When I was younger, I was afraid to talk to boys. I never knew what to say—especially around the boys that I liked. (This didn’t actually really go away—ask my hottie hubby about what a dork I was whenever he was around before we were dating!)
One day I had an epiphany. People in movies fell in love ALL THE TIME. So, I could watch a lot of movies and see what people talked about when they were falling in love. It seemed perfect—I could learn all kinds of great conversation tidbits, all the right things to say and the right ways to say them. I could study up!
I watched and re-watched all of my favorites. And came to the awful realization that movie characters don’t talk. They have conversations… but that’s when the scene fades to black. You never hear what people are actually talking about.
We, as a society, watch so much TV and so many movies, and from such a young age, that I think it’s possible to grow up and not realize that a good relationship is built on more than the initial rush, more than the attraction and the getting-to-know-you. Because after awhile, the newness wears off, the attractions waxes and wanes, and you already know each other. That’s where the movies don’t go. That’s uncharted territory—and if it is charted, it seems like it is always shown with the characters going back to ‘rediscover’ each other—and head back to the heady stage of love.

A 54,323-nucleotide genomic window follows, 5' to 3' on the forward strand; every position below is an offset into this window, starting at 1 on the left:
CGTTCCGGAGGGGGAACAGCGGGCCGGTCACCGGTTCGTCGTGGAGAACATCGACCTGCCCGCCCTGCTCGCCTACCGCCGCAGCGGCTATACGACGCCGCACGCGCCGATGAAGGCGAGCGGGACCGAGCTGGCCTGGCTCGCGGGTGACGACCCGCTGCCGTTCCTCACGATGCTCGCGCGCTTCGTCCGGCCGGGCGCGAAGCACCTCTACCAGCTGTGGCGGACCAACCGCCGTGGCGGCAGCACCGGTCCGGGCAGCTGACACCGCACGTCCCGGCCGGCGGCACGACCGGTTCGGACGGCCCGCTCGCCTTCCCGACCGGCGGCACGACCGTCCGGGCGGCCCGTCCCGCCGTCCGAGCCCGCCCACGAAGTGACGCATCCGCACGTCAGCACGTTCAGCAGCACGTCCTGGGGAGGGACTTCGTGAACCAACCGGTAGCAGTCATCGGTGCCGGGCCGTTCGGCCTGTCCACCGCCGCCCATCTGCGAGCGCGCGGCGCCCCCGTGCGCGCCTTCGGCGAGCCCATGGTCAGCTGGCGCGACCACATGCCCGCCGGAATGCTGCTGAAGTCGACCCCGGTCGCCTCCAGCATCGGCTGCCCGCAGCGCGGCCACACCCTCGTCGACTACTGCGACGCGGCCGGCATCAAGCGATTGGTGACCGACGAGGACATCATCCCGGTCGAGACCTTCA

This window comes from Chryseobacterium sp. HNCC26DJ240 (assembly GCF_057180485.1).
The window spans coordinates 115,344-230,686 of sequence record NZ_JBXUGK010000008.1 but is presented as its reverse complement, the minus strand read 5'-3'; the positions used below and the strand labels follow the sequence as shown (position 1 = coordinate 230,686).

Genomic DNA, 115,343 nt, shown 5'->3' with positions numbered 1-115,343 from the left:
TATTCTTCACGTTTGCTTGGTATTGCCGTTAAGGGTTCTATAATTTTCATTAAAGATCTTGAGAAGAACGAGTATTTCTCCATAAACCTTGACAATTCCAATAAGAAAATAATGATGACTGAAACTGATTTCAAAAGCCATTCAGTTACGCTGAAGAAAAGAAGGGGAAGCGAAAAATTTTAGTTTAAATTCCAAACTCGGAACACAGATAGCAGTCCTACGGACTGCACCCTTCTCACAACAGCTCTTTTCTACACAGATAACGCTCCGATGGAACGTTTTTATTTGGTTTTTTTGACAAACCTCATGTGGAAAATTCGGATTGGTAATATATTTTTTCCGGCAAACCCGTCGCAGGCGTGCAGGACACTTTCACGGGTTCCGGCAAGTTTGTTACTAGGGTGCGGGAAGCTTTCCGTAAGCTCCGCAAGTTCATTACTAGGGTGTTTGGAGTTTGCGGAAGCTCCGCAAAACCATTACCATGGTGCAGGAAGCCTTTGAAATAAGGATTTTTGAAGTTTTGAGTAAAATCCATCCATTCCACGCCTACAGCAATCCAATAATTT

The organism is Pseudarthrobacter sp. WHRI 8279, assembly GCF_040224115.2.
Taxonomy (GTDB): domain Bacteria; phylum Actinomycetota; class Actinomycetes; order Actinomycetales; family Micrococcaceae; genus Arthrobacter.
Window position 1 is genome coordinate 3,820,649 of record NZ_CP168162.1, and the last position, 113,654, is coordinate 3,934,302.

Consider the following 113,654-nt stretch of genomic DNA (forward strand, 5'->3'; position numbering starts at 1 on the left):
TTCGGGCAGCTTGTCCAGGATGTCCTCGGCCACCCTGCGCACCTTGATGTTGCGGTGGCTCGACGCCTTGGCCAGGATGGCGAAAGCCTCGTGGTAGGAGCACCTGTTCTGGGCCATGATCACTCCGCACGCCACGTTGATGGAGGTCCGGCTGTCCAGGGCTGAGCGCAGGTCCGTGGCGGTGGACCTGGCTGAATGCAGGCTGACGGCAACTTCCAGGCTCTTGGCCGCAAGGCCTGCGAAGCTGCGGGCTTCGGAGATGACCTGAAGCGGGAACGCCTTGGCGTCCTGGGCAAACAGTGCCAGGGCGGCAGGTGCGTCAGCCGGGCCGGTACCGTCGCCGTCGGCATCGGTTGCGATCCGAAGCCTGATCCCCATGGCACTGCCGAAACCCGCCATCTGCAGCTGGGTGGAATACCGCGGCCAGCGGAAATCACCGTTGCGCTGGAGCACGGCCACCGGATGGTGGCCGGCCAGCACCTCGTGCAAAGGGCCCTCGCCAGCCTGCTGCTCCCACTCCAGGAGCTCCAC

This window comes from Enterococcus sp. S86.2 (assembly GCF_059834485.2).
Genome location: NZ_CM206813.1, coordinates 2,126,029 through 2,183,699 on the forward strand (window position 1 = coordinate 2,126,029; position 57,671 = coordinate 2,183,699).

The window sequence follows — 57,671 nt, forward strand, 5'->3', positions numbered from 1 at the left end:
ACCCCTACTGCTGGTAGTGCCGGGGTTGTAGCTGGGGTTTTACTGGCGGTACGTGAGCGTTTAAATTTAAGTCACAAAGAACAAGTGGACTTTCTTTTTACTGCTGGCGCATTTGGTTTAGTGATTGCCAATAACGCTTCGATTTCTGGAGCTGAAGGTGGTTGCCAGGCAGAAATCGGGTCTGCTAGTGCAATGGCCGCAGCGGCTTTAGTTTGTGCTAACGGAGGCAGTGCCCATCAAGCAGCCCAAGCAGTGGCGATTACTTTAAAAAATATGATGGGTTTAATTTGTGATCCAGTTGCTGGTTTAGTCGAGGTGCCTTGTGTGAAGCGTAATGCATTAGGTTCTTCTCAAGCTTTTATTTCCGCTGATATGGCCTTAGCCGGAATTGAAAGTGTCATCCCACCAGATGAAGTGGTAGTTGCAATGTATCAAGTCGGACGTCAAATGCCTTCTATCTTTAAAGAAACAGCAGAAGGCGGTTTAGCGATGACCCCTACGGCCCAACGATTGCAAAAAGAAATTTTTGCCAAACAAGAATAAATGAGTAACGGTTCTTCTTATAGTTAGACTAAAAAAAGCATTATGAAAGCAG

That’s wonderful. And I do fall in love with the husband over and over again—and in different and exciting ways. And it’s awesome and magical and roses and all kinds of wonderful things. Kittens and rainbows and m&ms. All that stuff.
But maybe the more telling part of a marriage—of any relationship—is what happens between the ups. I’m not talking about the bad stuff—the times when a crisis or a tragedy has happened. I think that requires a whole different data set. I’m talking about the blah days. The days that are just days. What do we talk about on those days?
I think those days—when we’re not feeling crazy, passionate, can’t-get-enough-of-each-other in love—those might be the days when the husband and I have the best conversations. Beyond the humdrum ‘how was your day’, we really get to talking. My husband is my best friend, and we talk about politics, we talk about religion, we talk about things that get us fired up. We dream for our son together. We dream for ourselves together. Where do we want to live when we grow up? Where do we specifically NOT want to live?
Those are also the days that we can have the sweetest peaceful quiet together—not talking, but just enjoying each other’s company, perhaps even doing separate things in the same room. It’s okay—because we’re a unit. We are a couple—husband and wife—and our conversation is an ongoing one.